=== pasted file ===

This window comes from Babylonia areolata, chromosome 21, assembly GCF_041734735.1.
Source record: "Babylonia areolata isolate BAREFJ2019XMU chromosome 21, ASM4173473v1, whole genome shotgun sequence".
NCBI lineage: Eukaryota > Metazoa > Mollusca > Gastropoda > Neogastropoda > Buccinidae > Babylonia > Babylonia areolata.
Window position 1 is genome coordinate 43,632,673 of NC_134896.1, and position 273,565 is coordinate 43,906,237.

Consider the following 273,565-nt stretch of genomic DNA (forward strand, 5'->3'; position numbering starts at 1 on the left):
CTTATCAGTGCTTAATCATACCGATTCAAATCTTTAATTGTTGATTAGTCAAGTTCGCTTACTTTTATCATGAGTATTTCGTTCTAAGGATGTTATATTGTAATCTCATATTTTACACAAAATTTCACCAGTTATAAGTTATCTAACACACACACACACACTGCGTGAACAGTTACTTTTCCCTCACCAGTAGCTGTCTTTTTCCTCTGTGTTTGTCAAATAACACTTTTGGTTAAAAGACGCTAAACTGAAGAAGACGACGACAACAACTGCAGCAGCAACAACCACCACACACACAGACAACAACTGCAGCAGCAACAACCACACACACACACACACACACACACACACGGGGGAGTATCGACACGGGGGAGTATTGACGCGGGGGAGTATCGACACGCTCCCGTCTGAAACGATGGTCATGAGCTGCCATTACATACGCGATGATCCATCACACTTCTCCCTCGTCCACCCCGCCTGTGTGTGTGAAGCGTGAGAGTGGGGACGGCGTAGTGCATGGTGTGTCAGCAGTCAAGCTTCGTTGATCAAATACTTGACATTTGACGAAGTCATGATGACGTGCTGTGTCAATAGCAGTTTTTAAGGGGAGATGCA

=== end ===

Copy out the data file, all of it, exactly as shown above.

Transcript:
This window comes from Babylonia areolata, chromosome 21, assembly GCF_041734735.1.
Source record: "Babylonia areolata isolate BAREFJ2019XMU chromosome 21, ASM4173473v1, whole genome shotgun sequence".
NCBI lineage: Eukaryota > Metazoa > Mollusca > Gastropoda > Neogastropoda > Buccinidae > Babylonia > Babylonia areolata.
Window position 1 is genome coordinate 43,632,673 of NC_134896.1, and position 273,565 is coordinate 43,906,237.

Consider the following 273,565-nt stretch of genomic DNA (forward strand, 5'->3'; position numbering starts at 1 on the left):
CTTATCAGTGCTTAATCATACCGATTCAAATCTTTAATTGTTGATTAGTCAAGTTCGCTTACTTTTATCATGAGTATTTCGTTCTAAGGATGTTATATTGTAATCTCATATTTTACACAAAATTTCACCAGTTATAAGTTATCTAACACACACACACACACTGCGTGAACAGTTACTTTTCCCTCACCAGTAGCTGTCTTTTTCCTCTGTGTTTGTCAAATAACACTTTTGGTTAAAAGACGCTAAACTGAAGAAGACGACGACAACAACTGCAGCAGCAACAACCACCACACACACAGACAACAACTGCAGCAGCAACAACCACACACACACACACACACACACACACACGGGGGAGTATCGACACGGGGGAGTATTGACGCGGGGGAGTATCGACACGCTCCCGTCTGAAACGATGGTCATGAGCTGCCATTACATACGCGATGATCCATCACACTTCTCCCTCGTCCACCCCGCCTGTGTGTGTGAAGCGTGAGAGTGGGGACGGCGTAGTGCATGGTGTGTCAGCAGTCAAGCTTCGTTGATCAAATACTTGACATTTGACGAAGTCATGATGACGTGCTGTGTCAATAGCAGTTTTTAAGGGGAGATGCA